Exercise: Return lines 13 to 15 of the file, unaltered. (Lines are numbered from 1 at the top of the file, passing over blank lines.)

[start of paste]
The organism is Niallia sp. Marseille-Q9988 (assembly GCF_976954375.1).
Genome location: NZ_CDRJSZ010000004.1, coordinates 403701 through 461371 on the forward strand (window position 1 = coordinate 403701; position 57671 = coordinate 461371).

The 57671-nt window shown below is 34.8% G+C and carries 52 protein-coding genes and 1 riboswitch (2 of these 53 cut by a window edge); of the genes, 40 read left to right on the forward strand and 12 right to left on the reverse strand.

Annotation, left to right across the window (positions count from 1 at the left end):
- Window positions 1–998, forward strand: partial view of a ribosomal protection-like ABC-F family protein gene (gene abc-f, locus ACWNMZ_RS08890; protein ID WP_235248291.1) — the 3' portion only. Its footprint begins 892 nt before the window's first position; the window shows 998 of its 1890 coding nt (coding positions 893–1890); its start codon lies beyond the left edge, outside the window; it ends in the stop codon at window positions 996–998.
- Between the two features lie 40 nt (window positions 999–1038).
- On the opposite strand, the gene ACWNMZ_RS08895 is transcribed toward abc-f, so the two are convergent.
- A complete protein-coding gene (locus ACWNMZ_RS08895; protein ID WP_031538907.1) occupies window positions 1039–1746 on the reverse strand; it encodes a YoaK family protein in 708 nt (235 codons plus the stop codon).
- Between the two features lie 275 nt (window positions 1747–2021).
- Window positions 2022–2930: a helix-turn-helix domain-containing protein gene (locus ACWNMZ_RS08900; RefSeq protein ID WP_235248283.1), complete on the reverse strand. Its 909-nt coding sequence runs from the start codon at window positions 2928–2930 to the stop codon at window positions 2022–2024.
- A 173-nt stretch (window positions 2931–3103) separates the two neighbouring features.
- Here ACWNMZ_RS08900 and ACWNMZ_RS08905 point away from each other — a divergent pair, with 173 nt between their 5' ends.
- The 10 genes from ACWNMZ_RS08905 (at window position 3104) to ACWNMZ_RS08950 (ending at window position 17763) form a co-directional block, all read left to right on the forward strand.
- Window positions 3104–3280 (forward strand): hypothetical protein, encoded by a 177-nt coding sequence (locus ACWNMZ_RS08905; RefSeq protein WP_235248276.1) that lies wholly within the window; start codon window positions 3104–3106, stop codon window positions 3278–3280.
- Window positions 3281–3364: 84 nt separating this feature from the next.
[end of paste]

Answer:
- The 10 genes from ACWNMZ_RS08905 (at window position 3104) to ACWNMZ_RS08950 (ending at window position 17763) form a co-directional block, all read left to right on the forward strand.
- Window positions 3104–3280 (forward strand): hypothetical protein, encoded by a 177-nt coding sequence (locus ACWNMZ_RS08905; RefSeq protein WP_235248276.1) that lies wholly within the window; start codon window positions 3104–3106, stop codon window positions 3278–3280.
- Window positions 3281–3364: 84 nt separating this feature from the next.